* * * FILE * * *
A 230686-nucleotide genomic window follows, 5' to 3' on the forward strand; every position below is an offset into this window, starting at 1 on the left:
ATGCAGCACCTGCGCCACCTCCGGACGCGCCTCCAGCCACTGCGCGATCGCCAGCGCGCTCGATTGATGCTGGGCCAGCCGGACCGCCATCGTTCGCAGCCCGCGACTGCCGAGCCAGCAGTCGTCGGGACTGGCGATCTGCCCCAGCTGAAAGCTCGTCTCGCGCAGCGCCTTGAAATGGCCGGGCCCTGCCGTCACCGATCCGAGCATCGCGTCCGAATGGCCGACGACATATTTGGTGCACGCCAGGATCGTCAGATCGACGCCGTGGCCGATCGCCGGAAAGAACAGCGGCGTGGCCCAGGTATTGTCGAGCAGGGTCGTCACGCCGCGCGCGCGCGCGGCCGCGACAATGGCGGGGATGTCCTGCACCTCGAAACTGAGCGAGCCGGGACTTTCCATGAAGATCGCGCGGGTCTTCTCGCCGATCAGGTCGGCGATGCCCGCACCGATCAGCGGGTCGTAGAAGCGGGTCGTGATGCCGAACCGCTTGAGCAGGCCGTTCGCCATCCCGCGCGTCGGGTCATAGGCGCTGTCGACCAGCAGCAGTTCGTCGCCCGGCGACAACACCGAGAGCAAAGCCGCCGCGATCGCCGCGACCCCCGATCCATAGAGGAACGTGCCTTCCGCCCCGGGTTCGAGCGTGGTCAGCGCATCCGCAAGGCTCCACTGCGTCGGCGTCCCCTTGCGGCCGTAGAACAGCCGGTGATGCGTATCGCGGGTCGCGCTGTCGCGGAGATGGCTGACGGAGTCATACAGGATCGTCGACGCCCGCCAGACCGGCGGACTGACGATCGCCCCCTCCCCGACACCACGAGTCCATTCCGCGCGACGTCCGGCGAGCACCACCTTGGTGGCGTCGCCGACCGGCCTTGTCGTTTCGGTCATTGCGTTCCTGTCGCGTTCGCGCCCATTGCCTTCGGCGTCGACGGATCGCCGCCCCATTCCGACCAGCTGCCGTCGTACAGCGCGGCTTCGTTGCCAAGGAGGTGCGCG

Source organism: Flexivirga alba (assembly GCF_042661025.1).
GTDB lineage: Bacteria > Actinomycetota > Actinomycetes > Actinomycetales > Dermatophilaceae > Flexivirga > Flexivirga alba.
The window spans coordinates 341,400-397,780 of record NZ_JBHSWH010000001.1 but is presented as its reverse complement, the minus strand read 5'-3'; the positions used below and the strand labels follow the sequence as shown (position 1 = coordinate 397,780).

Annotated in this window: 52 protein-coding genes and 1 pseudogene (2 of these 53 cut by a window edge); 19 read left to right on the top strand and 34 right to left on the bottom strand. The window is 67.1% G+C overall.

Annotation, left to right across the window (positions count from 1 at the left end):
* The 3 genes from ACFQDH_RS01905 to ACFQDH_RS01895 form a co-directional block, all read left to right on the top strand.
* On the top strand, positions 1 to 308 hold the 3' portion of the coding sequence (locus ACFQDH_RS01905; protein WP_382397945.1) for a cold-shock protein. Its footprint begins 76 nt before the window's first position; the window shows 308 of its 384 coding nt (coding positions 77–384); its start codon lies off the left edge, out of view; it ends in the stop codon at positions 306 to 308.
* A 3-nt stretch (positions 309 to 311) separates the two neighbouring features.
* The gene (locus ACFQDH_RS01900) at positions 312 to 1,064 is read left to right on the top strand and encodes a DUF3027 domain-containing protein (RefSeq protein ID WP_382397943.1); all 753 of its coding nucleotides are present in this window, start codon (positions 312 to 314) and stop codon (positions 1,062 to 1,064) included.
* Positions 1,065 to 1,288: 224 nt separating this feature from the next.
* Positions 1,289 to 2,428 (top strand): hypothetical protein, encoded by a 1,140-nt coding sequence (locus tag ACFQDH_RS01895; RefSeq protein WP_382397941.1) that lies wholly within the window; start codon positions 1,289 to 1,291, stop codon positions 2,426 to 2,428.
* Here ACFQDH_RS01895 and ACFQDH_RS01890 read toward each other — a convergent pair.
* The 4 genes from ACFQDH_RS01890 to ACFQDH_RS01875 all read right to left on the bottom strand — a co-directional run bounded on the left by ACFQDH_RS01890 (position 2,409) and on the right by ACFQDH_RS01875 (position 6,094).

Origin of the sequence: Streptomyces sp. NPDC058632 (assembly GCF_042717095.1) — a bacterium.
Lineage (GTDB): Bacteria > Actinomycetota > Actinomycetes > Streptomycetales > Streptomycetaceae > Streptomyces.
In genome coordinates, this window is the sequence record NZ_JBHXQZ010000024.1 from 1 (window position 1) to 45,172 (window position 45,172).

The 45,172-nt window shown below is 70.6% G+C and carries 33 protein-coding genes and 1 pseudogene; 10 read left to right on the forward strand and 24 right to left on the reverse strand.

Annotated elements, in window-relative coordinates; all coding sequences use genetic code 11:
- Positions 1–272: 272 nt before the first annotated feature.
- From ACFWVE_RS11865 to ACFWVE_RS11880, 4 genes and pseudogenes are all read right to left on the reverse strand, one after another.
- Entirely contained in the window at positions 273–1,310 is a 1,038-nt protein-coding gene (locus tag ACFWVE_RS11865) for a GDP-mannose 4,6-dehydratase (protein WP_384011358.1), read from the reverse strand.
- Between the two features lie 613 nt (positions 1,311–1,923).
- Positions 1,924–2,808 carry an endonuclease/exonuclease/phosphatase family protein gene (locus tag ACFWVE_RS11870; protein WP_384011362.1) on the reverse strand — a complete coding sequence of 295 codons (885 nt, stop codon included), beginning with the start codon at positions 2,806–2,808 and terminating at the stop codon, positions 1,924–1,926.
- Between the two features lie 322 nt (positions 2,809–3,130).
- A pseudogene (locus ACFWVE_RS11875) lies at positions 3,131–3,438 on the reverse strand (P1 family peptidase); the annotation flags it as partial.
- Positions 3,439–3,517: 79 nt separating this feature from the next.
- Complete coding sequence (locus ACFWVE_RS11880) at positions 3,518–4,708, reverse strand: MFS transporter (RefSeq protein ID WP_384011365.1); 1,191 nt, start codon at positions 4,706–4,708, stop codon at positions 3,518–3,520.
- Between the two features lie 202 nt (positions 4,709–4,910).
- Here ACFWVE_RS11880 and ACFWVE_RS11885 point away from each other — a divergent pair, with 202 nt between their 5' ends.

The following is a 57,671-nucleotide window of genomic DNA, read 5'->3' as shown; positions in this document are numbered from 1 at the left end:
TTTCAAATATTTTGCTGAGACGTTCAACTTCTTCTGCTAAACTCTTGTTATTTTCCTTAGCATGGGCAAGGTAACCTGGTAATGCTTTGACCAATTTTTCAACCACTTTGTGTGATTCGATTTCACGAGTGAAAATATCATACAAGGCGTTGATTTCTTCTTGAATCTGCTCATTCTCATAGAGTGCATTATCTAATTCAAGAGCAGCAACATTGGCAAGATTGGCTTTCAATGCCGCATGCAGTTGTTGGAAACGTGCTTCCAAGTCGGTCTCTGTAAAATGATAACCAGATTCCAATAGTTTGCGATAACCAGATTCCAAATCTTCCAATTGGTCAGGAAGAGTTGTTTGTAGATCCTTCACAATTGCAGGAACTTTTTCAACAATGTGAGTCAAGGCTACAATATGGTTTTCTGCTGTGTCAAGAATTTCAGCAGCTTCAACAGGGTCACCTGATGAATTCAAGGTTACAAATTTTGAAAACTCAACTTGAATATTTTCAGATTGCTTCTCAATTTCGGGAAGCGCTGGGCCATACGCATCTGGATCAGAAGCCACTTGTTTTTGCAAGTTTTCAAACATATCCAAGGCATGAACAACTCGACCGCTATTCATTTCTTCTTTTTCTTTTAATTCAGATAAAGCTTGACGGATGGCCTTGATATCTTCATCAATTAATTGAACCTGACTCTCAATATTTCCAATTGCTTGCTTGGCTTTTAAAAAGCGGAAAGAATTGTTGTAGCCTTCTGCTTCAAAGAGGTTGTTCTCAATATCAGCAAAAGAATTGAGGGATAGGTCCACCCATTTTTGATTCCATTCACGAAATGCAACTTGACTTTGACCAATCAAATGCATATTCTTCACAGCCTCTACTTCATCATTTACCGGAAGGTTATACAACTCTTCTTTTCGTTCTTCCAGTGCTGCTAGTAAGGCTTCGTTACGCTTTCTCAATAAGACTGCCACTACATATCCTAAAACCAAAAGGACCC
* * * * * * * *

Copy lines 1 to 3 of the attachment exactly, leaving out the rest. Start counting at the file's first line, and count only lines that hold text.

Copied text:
A 230686-nucleotide genomic window follows, 5' to 3' on the forward strand; every position below is an offset into this window, starting at 1 on the left:
ATGCAGCACCTGCGCCACCTCCGGACGCGCCTCCAGCCACTGCGCGATCGCCAGCGCGCTCGATTGATGCTGGGCCAGCCGGACCGCCATCGTTCGCAGCCCGCGACTGCCGAGCCAGCAGTCGTCGGGACTGGCGATCTGCCCCAGCTGAAAGCTCGTCTCGCGCAGCGCCTTGAAATGGCCGGGCCCTGCCGTCACCGATCCGAGCATCGCGTCCGAATGGCCGACGACATATTTGGTGCACGCCAGGATCGTCAGATCGACGCCGTGGCCGATCGCCGGAAAGAACAGCGGCGTGGCCCAGGTATTGTCGAGCAGGGTCGTCACGCCGCGCGCGCGCGCGGCCGCGACAATGGCGGGGATGTCCTGCACCTCGAAACTGAGCGAGCCGGGACTTTCCATGAAGATCGCGCGGGTCTTCTCGCCGATCAGGTCGGCGATGCCCGCACCGATCAGCGGGTCGTAGAAGCGGGTCGTGATGCCGAACCGCTTGAGCAGGCCGTTCGCCATCCCGCGCGTCGGGTCATAGGCGCTGTCGACCAGCAGCAGTTCGTCGCCCGGCGACAACACCGAGAGCAAAGCCGCCGCGATCGCCGCGACCCCCGATCCATAGAGGAACGTGCCTTCCGCCCCGGGTTCGAGCGTGGTCAGCGCATCCGCAAGGCTCCACTGCGTCGGCGTCCCCTTGCGGCCGTAGAACAGCCGGTGATGCGTATCGCGGGTCGCGCTGTCGCGGAGATGGCTGACGGAGTCATACAGGATCGTCGACGCCCGCCAGACCGGCGGACTGACGATCGCCCCCTCCCCGACACCACGAGTCCATTCCGCGCGACGTCCGGCGAGCACCACCTTGGTGGCGTCGCCGACCGGCCTTGTCGTTTCGGTCATTGCGTTCCTGTCGCGTTCGCGCCCATTGCCTTCGGCGTCGACGGATCGCCGCCCCATTCCGACCAGCTGCCGTCGTACAGCGCGGCTTCGTTGCCAAGGAGGTGCGCG

Source organism: Flexivirga alba (assembly GCF_042661025.1).